Wednesday, May 28, 2014

Rebuffed Coworkers With Influence Create Liability

If you read this blog enough, you will know that intra-office romances seem to come up frequently as a catalyst for some type of lawsuit. In fact, sexual attraction between coworkers is a dominant theme in any number of workplace problems, from harassment of all types to compensation problems to unfair labor practices.  Companies are routinely sued for harassment, discrimination or some other real or imagined slight in situations where a supervisor is attracted to an uninterested (at least at the time of the illegal conduct) subordinate.

But what about a situation where a manager, who is not a supervisor, wants to be get romantically involved with another employee, but is rebuffed?  A federal case out of the First Circuit provides some useful guidance on how the Title VII model of proof plays out in these unusual circumstances.

The male plaintiff was hired as a manager for a company in Puerto Rico. In the course of his position as a regional general manager, a position into which he was promoted less than six months after he was hired, he interacted extensively with a female human resources manager. The two had apparently a friendly, casual flirting relationship that lasted until the woman expressly began indicating she wanted a romantic relationship with him, something in which the plaintiff was not interested. He raised her romantic interest, which she expressed in a number of e-mails, with his supervisors, and in response was told that he should send her a conciliatory e-mail because if he did not, the woman was going to get him fired.

True to this prediction, the HR manager began a systematic campaign against the plaintiff with his supervisors, who then determined to put him on a performance improvement plan. The HR manager was not satisfied with this, and sent a message to company headquarters indicating that she thought any additional opportunity for work improvement was unwarranted and that the plaintiff should be terminated immediately. This is exactly what occurred.

The plaintiff sued for harassment, gender discrimination, and retaliation.  The trial court granted summary judgment to the company on all counts, but the First Circuit reversed with respect to the gender discrimination claim, determining that the plaintiff's termination was a violation of Title VII. The court determined that even though there was no supervisory relationship between the spurned HR manager and the plaintiff, a jury could find that she was effectively engaging in quid pro quo gender discrimination and that she was the proximate cause of the plaintiff's firing for his failure to comply with her wishes. The court set the following test for what is effectively a cat's paw discrimination claim: the plaintiff's coworker must make statements or take actions maligning the plaintiff for a discriminatory reason and with the intent to cause the plaintiff's termination or other adverse employment action; the coworker's discriminatory acts must proximately cause the plaintiff to be fired; and the employer acts negligently by allowing the coworker's actions to achieve their desired effect, though the employer knows or should have known of the discriminatory motivation.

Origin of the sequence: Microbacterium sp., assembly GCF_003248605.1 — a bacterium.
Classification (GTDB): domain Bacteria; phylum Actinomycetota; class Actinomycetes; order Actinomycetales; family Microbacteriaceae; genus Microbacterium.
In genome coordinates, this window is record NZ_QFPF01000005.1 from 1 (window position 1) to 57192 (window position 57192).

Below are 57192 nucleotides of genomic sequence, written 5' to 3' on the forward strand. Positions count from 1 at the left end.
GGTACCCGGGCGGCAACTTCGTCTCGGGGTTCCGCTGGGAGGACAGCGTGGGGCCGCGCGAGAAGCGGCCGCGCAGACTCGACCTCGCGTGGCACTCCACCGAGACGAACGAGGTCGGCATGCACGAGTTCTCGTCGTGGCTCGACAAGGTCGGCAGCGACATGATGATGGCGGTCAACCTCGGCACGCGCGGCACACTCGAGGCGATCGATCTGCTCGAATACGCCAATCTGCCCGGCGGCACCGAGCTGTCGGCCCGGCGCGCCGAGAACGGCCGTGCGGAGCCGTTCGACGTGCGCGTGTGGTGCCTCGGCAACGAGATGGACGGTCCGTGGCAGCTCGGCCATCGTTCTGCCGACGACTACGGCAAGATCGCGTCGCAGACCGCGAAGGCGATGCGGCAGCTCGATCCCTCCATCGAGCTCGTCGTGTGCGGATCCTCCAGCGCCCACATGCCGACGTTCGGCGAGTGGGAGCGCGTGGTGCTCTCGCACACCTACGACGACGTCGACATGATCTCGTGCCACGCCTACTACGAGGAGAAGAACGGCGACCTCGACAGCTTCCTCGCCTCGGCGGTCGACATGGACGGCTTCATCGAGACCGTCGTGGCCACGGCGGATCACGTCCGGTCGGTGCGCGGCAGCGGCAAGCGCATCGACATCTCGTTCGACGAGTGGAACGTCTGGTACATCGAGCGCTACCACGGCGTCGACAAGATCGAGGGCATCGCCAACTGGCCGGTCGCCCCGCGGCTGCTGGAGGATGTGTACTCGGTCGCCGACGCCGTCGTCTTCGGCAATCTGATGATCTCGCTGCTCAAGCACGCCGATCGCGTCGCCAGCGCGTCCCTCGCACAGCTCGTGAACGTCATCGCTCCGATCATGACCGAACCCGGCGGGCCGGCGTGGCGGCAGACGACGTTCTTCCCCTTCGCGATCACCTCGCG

The court noted that the female manager's motivation here was discriminatory-she was responding to being rebuffed on a sexual basis, something that had she been a supervisor would have resulted in strict liability for the company.  Her actions were a direct factor in the termination of the plaintiff. And, most importantly, the people actually making the decision were aware of her conduct and the basis for. Under the circumstances, the company could be held liable for gender discrimination.

An interesting case, and a useful one for the analytical steps demonstrated by the court in funding liability.

Footnote: because the relationship did not appear to affect the plaintiff's work performance, the court determined that the romantic come-ons were not harassment, and that the retaliation claim failed because the plaintiff could not show that he was terminated as a result of his complaints about the female manager. This is consistent with a limited view of the evidence; I think I would've found harassment under the circumstances.

Thursday, May 22, 2014

Is Telecommuting Now A Mandatory Accommodation for Disabled Workers?